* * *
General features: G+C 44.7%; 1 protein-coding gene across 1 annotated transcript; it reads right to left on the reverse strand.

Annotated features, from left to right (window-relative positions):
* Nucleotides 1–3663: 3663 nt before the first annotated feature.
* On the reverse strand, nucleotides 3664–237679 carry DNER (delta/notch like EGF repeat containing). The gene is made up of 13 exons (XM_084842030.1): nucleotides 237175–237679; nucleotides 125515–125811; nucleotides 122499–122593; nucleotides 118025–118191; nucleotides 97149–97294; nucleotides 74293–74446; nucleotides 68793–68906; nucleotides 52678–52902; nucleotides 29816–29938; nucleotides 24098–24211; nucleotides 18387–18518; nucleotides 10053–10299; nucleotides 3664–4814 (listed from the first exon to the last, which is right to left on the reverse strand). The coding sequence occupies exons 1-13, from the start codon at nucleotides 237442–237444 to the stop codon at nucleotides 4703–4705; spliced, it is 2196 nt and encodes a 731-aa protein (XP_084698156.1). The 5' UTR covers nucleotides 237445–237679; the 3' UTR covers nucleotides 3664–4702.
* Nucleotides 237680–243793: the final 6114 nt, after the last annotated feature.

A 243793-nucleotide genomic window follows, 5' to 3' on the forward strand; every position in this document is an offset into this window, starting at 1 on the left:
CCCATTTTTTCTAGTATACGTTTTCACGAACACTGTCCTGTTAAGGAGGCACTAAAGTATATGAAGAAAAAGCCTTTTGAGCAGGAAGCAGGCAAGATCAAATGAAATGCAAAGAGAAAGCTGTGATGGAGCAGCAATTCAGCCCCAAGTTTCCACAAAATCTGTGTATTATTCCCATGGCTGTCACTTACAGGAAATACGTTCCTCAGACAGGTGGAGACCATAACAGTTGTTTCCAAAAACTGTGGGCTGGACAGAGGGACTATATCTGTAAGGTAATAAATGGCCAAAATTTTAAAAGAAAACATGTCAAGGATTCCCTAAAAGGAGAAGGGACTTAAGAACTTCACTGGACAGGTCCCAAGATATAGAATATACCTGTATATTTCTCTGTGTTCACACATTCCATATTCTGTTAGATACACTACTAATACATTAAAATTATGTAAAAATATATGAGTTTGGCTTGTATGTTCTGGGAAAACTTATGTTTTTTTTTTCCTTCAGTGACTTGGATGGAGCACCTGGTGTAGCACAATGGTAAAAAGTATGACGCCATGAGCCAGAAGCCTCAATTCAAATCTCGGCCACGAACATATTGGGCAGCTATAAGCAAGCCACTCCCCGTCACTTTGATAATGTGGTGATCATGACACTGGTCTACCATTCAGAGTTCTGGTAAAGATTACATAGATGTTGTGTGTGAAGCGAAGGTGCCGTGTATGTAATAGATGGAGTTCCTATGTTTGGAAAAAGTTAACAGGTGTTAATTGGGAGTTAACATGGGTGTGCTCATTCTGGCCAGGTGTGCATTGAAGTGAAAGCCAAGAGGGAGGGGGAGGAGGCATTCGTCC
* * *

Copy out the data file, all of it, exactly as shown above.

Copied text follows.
General features: G+C 44.7%; 1 protein-coding gene across 1 annotated transcript; it reads right to left on the reverse strand.

Annotated features, from left to right (window-relative positions):
* Nucleotides 1–3663: 3663 nt before the first annotated feature.
* On the reverse strand, nucleotides 3664–237679 carry DNER (delta/notch like EGF repeat containing). The gene is made up of 13 exons (XM_084842030.1): nucleotides 237175–237679; nucleotides 125515–125811; nucleotides 122499–122593; nucleotides 118025–118191; nucleotides 97149–97294; nucleotides 74293–74446; nucleotides 68793–68906; nucleotides 52678–52902; nucleotides 29816–29938; nucleotides 24098–24211; nucleotides 18387–18518; nucleotides 10053–10299; nucleotides 3664–4814 (listed from the first exon to the last, which is right to left on the reverse strand). The coding sequence occupies exons 1-13, from the start codon at nucleotides 237442–237444 to the stop codon at nucleotides 4703–4705; spliced, it is 2196 nt and encodes a 731-aa protein (XP_084698156.1). The 5' UTR covers nucleotides 237445–237679; the 3' UTR covers nucleotides 3664–4702.
* Nucleotides 237680–243793: the final 6114 nt, after the last annotated feature.

A 243793-nucleotide genomic window follows, 5' to 3' on the forward strand; every position in this document is an offset into this window, starting at 1 on the left:
CCCATTTTTTCTAGTATACGTTTTCACGAACACTGTCCTGTTAAGGAGGCACTAAAGTATATGAAGAAAAAGCCTTTTGAGCAGGAAGCAGGCAAGATCAAATGAAATGCAAAGAGAAAGCTGTGATGGAGCAGCAATTCAGCCCCAAGTTTCCACAAAATCTGTGTATTATTCCCATGGCTGTCACTTACAGGAAATACGTTCCTCAGACAGGTGGAGACCATAACAGTTGTTTCCAAAAACTGTGGGCTGGACAGAGGGACTATATCTGTAAGGTAATAAATGGCCAAAATTTTAAAAGAAAACATGTCAAGGATTCCCTAAAAGGAGAAGGGACTTAAGAACTTCACTGGACAGGTCCCAAGATATAGAATATACCTGTATATTTCTCTGTGTTCACACATTCCATATTCTGTTAGATACACTACTAATACATTAAAATTATGTAAAAATATATGAGTTTGGCTTGTATGTTCTGGGAAAACTTATGTTTTTTTTTTCCTTCAGTGACTTGGATGGAGCACCTGGTGTAGCACAATGGTAAAAAGTATGACGCCATGAGCCAGAAGCCTCAATTCAAATCTCGGCCACGAACATATTGGGCAGCTATAAGCAAGCCACTCCCCGTCACTTTGATAATGTGGTGATCATGACACTGGTCTACCATTCAGAGTTCTGGTAAAGATTACATAGATGTTGTGTGTGAAGCGAAGGTGCCGTGTATGTAATAGATGGAGTTCCTATGTTTGGAAAAAGTTAACAGGTGTTAATTGGGAGTTAACATGGGTGTGCTCATTCTGGCCAGGTGTGCATTGAAGTGAAAGCCAAGAGGGAGGGGGAGGAGGCATTCGTCC